Samsung (NASDAQOTH:SSNLF) could launch its own augmented reality headset to counter Google (NASDAQ:GOOG) (NASDAQ:GOOGL) Glass soon, according to a recent report at Tizen Experts. The wearable device, which has been called the "Gear Glass" and "Gear Blink" by industry websites, will reportedly launch in March 2015 alongside the Galaxy S6.

Source: Wikimedia Commons

The Gear Blink is expected to run Tizen OS, Samsung's own operating system. According to South Korean patents, the device could feature a virtual keyboard which projects augmented letters onto a user's hands, allowing a user to type words in thin air.

While Gear Blink sounds like an interesting rival to Google Glass, investors and tech enthusiasts probably wonder if a market actually exists for either device. Let's take a closer look at how Blink fits into Samsung's other mobile strategies, and whether or not it stands a better chance at gaining mainstream acceptance than Google Glass.

Samsung's new dartboard strategy
Gear Blink is just one of several ways Samsung is trying to compensate for its weakness in smartphones.

According to research firm IDC, Samsung controlled 25.2% of the global smartphone market in the second quarter, down from 32.3% a year earlier. That drop caused a 31% year-over-year decline in operating profit at Samsung's phone division last quarter. Rising competition from cheaper Chinese brands, like Xiaomi and Huawei, have caused the South Korean giant to lose market share across Asia and emerging markets.

To find new sources of growth, Samsung has tossed darts at new markets in mobile and wearable devices. The company has released six smart watches within a year to capitalize on the growth of the wearables market. To tap into growing consumer interest in virtual reality, Samsung partnered with Facebook's (NASDAQ:FB) Oculus VR to launch the Gear VR, a headset which converts the Galaxy Note 4 into a VR headset.

Samsung's Gear VR. Source: Samsung

The Gear Blink, when it arrives, will complement the Gear VR to give Samsung two footholds in the augmented and virtual reality markets. Research firm Markets and Markets expects the augmented and virtual reality markets, which are worth nearly nothing today, to be worth $660 million and $408 million, respectively, by 2018. While that market is tiny compared to the $265 billion per year smartphone market, it could grow rapidly if virtual and augmented reality apps catch on. Samsung's rivals are also thinking in the same way -- HTC, which will likely launch a smart watch next year, is also rumored to be working on a pair of smart glasses.

While Gear Blink seems like a longshot at best, Samsung might be able to leverage its growing enterprise security platform, KNOX, to introduce Blink to businesses, similar to what Google is trying to do with its Glass at Work initiative.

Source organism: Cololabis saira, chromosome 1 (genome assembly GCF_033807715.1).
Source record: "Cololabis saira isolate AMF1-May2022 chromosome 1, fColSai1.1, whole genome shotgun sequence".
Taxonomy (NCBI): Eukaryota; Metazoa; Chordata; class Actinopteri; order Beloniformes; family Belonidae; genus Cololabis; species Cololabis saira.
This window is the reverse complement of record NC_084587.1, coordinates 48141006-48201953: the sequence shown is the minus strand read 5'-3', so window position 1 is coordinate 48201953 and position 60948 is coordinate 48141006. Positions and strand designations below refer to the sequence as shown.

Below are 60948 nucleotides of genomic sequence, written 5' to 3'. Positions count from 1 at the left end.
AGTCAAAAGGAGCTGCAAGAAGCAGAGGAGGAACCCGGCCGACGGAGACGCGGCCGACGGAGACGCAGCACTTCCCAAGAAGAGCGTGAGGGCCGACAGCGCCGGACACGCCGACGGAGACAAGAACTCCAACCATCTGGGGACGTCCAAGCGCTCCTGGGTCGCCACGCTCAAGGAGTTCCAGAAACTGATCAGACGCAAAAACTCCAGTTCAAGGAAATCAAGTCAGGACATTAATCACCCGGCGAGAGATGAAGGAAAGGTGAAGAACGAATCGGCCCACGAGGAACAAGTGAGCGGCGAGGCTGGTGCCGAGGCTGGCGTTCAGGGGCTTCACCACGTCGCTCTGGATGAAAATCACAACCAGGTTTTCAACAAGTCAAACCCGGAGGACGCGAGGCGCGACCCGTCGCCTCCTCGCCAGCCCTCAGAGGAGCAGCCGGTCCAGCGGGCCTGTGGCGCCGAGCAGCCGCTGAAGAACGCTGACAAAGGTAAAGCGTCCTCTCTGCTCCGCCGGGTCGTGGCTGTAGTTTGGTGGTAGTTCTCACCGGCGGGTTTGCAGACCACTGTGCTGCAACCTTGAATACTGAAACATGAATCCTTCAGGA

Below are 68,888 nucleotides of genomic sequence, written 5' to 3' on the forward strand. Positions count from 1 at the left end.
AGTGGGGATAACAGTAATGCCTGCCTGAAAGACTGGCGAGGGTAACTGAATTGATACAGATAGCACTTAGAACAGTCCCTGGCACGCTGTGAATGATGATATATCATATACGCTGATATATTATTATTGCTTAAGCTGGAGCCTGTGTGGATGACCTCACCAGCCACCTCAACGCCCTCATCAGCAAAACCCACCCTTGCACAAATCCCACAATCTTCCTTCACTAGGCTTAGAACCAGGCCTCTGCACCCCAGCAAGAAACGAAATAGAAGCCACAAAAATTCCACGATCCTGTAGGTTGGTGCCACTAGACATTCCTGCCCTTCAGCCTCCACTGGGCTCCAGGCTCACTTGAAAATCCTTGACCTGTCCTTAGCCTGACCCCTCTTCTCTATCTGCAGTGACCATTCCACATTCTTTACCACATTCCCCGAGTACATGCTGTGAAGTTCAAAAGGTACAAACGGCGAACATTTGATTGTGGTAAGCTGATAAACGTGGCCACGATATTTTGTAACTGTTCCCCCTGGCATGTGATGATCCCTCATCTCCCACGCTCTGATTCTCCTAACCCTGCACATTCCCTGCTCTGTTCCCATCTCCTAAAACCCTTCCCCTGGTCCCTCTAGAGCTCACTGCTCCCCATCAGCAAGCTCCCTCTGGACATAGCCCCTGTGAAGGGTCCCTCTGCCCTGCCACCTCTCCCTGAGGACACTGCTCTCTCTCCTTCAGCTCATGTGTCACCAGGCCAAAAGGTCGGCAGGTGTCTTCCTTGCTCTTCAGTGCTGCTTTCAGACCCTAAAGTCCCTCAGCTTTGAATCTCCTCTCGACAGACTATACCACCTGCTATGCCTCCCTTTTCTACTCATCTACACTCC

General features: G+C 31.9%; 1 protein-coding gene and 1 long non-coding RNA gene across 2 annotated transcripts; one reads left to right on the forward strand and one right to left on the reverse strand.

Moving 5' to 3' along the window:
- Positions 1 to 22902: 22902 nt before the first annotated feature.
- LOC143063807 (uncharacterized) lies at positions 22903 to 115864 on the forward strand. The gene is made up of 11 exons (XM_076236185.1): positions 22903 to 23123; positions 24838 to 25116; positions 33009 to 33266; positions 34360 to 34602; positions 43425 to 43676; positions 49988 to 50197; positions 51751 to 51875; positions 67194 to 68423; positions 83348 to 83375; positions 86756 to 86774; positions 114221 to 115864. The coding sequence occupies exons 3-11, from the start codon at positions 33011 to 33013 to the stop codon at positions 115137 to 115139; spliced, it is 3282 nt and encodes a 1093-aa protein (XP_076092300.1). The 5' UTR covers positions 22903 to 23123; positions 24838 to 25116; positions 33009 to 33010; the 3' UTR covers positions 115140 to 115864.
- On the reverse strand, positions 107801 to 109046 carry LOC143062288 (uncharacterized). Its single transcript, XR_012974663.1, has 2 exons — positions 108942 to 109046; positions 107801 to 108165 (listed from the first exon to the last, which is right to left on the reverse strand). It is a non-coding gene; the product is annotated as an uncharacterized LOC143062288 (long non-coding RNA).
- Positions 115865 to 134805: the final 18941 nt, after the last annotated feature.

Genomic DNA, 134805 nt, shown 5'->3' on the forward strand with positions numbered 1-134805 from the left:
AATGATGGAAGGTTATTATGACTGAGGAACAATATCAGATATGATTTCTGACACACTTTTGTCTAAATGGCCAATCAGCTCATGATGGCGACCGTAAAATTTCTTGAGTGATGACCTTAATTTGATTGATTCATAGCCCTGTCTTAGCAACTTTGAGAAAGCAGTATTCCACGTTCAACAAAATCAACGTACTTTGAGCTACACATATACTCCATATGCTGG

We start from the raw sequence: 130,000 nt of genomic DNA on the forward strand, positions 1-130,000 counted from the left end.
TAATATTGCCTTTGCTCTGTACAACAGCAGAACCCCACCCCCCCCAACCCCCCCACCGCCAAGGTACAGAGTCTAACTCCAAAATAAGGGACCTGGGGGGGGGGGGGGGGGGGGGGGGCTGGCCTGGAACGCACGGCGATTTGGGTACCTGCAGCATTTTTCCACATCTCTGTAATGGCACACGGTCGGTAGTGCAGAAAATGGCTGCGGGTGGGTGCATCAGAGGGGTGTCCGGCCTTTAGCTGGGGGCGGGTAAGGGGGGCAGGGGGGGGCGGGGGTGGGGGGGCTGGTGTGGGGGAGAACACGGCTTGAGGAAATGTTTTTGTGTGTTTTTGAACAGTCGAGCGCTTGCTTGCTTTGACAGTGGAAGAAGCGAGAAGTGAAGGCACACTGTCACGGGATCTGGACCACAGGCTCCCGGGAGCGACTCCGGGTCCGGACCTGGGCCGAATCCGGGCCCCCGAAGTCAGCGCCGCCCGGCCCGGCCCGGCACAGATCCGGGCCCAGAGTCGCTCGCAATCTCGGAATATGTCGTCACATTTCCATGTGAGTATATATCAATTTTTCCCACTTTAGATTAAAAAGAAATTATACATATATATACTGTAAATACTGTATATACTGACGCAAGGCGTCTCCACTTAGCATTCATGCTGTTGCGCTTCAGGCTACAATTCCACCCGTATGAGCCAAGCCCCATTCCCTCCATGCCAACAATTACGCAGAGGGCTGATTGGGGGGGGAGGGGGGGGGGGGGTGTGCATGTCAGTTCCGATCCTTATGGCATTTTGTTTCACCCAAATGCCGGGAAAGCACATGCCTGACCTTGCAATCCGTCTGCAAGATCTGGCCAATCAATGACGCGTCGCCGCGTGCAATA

Is there a market for Gear Blink?
The problem is that market projections for VR and augmented reality glasses depends on mass market adoption to occur, which hasn't happened yet. VR headsets could carve out a niche as personal gaming devices, but augmented reality glasses -- like Glass and Blink -- face all sorts of social and privacy issues in public.

Last May, a survey from Bite Interactive revealed that 90% of Americans didn't plan to purchase Google Glass due to "social awkwardness." Earlier this year, a survey from research firm Toluna found that 72% of Americans refused to wear Glass due to privacy concerns. Meanwhile, the niche of early "Explorers" who wore Google Glass in public have been banned from some restaurants and other establishments, due to fear of the device's ability to discreetly photograph and record individuals.

Source: Wikimedia Commons

It's unlikely that Gear Blink can escape this stigma, no matter how sleek the device looks. Meanwhile, letting people "virtually type" in the air certainly won't improve the public opinion of smart glasses.

The other problem for Gear Blink is Tizen. Samsung has only installed Tizen on select smart watches like the new Gear S, but it delayed its first Tizen smartphone in July due to a lack of developer support. Samsung likely wants Blink to run Tizen, since it wants the glasses to be independent from Google's Android ecosystem. But by doing so, Samsung makes it much harder for developers to port Google Glass apps, which run on Android, over to Blink.

The Foolish takeaway
In my opinion, Samsung should either delay Gear Blink until Google commercially launches Glass and gains more public acceptance, or market it as an extension of KNOX to target the enterprise market instead. Sending it straight to the public prematurely, however, will simply result in the device being eviscerated by the same crowd that hates Google Glass.